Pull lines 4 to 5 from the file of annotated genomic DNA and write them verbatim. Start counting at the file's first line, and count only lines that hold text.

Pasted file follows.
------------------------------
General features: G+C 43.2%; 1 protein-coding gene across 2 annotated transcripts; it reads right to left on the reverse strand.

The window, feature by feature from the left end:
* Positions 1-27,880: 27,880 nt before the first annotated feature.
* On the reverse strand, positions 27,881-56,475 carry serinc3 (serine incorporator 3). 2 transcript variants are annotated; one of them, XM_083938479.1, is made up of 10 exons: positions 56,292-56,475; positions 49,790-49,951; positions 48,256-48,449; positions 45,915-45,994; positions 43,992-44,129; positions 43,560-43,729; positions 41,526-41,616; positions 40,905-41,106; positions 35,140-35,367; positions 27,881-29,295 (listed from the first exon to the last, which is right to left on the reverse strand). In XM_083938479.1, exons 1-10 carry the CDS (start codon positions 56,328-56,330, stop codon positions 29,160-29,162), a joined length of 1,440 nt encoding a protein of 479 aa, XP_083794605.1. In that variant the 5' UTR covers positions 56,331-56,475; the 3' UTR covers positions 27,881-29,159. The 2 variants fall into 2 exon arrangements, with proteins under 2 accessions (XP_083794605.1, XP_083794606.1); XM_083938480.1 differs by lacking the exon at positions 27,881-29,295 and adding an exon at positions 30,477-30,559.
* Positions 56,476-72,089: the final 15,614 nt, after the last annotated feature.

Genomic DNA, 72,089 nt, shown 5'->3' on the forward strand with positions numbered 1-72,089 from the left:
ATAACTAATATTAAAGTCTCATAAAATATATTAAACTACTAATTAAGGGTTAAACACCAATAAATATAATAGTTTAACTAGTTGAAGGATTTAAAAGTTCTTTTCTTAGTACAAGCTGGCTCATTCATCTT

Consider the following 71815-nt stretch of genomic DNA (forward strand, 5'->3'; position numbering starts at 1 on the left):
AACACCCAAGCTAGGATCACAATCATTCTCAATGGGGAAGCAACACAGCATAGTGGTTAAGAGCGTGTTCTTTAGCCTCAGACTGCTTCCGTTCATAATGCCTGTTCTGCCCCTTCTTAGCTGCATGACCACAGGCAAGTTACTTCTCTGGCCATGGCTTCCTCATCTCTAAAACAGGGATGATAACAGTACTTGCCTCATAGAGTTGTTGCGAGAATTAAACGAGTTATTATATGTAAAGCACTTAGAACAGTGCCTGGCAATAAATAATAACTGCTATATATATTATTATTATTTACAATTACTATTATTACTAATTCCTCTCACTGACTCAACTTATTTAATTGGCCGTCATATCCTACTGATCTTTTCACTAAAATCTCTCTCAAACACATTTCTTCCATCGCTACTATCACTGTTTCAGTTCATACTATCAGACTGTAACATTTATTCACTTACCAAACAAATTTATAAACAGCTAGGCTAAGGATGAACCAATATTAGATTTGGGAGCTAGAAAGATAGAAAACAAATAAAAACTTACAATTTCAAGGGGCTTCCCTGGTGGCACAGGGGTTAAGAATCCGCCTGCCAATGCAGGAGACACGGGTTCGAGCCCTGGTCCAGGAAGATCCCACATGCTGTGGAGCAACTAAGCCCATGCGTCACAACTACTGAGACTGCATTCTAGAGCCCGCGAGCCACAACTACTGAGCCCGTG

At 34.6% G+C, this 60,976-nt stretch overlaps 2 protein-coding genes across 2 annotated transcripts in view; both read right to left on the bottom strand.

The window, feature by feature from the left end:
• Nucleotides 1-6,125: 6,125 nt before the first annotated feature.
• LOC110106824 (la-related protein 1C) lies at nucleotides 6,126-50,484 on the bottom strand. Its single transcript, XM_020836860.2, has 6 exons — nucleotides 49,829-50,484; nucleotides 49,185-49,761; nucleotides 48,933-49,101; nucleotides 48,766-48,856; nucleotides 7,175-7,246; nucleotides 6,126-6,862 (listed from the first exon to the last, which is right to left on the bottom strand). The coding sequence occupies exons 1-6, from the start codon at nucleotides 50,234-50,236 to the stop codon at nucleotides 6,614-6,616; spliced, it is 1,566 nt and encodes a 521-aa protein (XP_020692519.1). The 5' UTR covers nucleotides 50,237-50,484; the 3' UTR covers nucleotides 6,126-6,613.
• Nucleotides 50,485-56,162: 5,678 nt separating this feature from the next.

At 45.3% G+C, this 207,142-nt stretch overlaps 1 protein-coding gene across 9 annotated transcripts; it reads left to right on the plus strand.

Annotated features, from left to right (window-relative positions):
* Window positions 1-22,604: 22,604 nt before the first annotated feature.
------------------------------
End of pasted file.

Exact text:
* On the reverse strand, positions 27,881-56,475 carry serinc3 (serine incorporator 3). 2 transcript variants are annotated; one of them, XM_083938479.1, is made up of 10 exons: positions 56,292-56,475; positions 49,790-49,951; positions 48,256-48,449; positions 45,915-45,994; positions 43,992-44,129; positions 43,560-43,729; positions 41,526-41,616; positions 40,905-41,106; positions 35,140-35,367; positions 27,881-29,295 (listed from the first exon to the last, which is right to left on the reverse strand). In XM_083938479.1, exons 1-10 carry the CDS (start codon positions 56,328-56,330, stop codon positions 29,160-29,162), a joined length of 1,440 nt encoding a protein of 479 aa, XP_083794605.1. In that variant the 5' UTR covers positions 56,331-56,475; the 3' UTR covers positions 27,881-29,159. The 2 variants fall into 2 exon arrangements, with proteins under 2 accessions (XP_083794605.1, XP_083794606.1); XM_083938480.1 differs by lacking the exon at positions 27,881-29,295 and adding an exon at positions 30,477-30,559.
* Positions 56,476-72,089: the final 15,614 nt, after the last annotated feature.